Slain former Olympic boxer Roshii Wells died disappointed with his professional fighting career, gunned down Aug. 11 in an eastern Las Vegas apartment complex.
But if Wells could have seen how many people attended a community event Monday at the same public-housing complex where he was killed, he would have smiled, said 22-year-old Jasmine Smoot, who was Wells’ girlfriend.
“He thought everybody forgot about him,” Smoot said about the 1996 bronze medal winner. “If he would have seen this, he would know the love is there for him.”
About 200 people attended the Valley United Initiative on Monday at the Vera Johnson Apartments at 531 N. Lamb Blvd. The program links police and community leaders in hopes that the relationships will curb future violence.
The grass-roots project is an extension of an identical program called Safe Village launched last year in West Las Vegas. Police, pastors, community group leaders and neighbors establish alternatives for children and teens. They also respond when violence occurs. Monday’s gathering was the second in less than two weeks in eastern Las Vegas.
On Aug. 7, about 50 community members gathered to memorialize the life of 16-year-old Clemente Carlos Garcia-Benitez. On July 28, he was found with a gunshot wound to the head in a drainage wash near his eastern valley home.
Smoot said Wells, 31, worked tirelessly to reignite his boxing career and practiced his craft at Johnny Tocco’s Boxing Gym. Wells had one goal: get that elusive prize fight that could help his family move out of a dangerous neighborhood.
In the 1996 Olympics, Wells fought alongside other U.S. fighters who gained fame and fortune, such as Floyd Mayweather Jr., Fernando Vargas and Antonio Tarver. Wells had a professional record of 18 wins, 2 losses and 10 knockouts.
Smoot said improving the lives of his five children was Wells’ main priority.
“He was such a good dad,” Smoot said, holding back tears as she stood near a makeshift memorial. The memorial, made with boxing gloves and lit with candles, was set up near building 531 where Wells was fatally shot.
“He was taken from me so quickly,” Smoot said. “It was unexpected.”
Las Vegas police accuse 26-year-old Roger Randolph of firing three rifle rounds at Wells. Randolph was arrested Wednesday when Arizona troopers pulled him over on U.S. Highway 93, about 15 miles north of Kingman, Ariz.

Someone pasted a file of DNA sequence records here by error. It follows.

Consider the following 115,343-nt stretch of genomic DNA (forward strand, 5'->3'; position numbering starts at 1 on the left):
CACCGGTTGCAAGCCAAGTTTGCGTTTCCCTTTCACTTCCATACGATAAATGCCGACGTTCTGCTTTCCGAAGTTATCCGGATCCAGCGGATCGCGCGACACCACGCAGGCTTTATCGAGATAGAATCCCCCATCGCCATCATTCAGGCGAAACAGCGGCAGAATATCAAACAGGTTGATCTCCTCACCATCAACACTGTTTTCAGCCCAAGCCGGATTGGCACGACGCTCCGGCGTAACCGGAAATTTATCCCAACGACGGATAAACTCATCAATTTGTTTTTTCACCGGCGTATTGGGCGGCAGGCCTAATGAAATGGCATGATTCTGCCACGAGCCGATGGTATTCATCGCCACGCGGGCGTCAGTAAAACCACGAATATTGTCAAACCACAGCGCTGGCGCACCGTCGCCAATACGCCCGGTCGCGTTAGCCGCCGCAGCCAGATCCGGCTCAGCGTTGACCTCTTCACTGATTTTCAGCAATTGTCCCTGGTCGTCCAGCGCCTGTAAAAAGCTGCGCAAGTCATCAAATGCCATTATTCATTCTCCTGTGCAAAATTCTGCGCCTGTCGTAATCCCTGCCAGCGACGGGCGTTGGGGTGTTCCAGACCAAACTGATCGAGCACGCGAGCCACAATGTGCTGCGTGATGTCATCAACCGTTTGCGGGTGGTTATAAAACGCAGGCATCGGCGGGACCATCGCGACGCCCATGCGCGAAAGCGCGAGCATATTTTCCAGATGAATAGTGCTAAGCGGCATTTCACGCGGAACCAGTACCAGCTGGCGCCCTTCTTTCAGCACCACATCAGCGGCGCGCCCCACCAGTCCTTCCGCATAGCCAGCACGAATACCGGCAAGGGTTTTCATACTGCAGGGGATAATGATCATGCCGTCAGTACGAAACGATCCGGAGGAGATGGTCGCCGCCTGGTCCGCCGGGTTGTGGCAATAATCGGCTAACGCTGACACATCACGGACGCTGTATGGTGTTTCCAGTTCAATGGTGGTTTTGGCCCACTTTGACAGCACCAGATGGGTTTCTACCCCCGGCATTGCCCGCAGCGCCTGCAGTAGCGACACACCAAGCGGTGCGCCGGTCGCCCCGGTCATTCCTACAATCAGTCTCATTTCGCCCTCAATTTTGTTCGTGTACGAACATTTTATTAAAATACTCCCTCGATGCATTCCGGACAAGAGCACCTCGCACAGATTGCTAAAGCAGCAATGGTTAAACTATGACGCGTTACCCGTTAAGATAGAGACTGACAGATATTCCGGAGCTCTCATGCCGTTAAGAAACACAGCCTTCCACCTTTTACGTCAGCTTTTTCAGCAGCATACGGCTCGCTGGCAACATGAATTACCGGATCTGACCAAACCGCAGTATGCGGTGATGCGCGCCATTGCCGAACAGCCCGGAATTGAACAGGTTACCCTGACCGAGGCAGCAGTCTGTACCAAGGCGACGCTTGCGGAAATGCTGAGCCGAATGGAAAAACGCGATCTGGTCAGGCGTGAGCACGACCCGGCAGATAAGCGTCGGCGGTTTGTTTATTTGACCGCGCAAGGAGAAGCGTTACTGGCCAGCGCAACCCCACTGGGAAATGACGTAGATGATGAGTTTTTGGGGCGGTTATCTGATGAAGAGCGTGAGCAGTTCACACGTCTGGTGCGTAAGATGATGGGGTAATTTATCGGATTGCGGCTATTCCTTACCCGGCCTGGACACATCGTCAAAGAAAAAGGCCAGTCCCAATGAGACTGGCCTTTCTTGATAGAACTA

Monday’s event was part of a healing process, said Troy Martinez, a pastor and the event’s coordinator.
“This is part of the puzzle,” Martinez said. “These children need to know that what happened here is not normal and we’re here to comfort them.”
With the help of several groups, event organizers passed out grilled hot dogs. They also distributed about $1,000 worth of diapers and bath products to people at the housing complex. The event also provided free music from a rock band, a gospel group and a “positive” rap group that doesn’t use cuss words, Martinez said.
Las Vegas police Capt. Christopher Darcy said the event is meant to engage residents with law enforcement in a positive way. Darcy pointed to the numerous children and open doors at the event.
“They’re out here, and a week ago, that probably wasn’t the story after what happened,” Darcy said. “We can take what happened and move forward from it in hopes that violence like that doesn’t happen again.”
Gilbert Frances has lived in the apartments for just less than a year. Like many other residents who spoke with the Review-Journal, Frances said he feels safe at the complex.
Frances viewed the event as a positive as long as police don’t turn the interaction with residents into harassment.
“It’s something positive that’s going on,” he said. “It’s good for the kids. It’s good for the community. It’s what’s needed.”
Contact reporter Antonio Planas at firstname.lastname@example.org or 702-383-4638.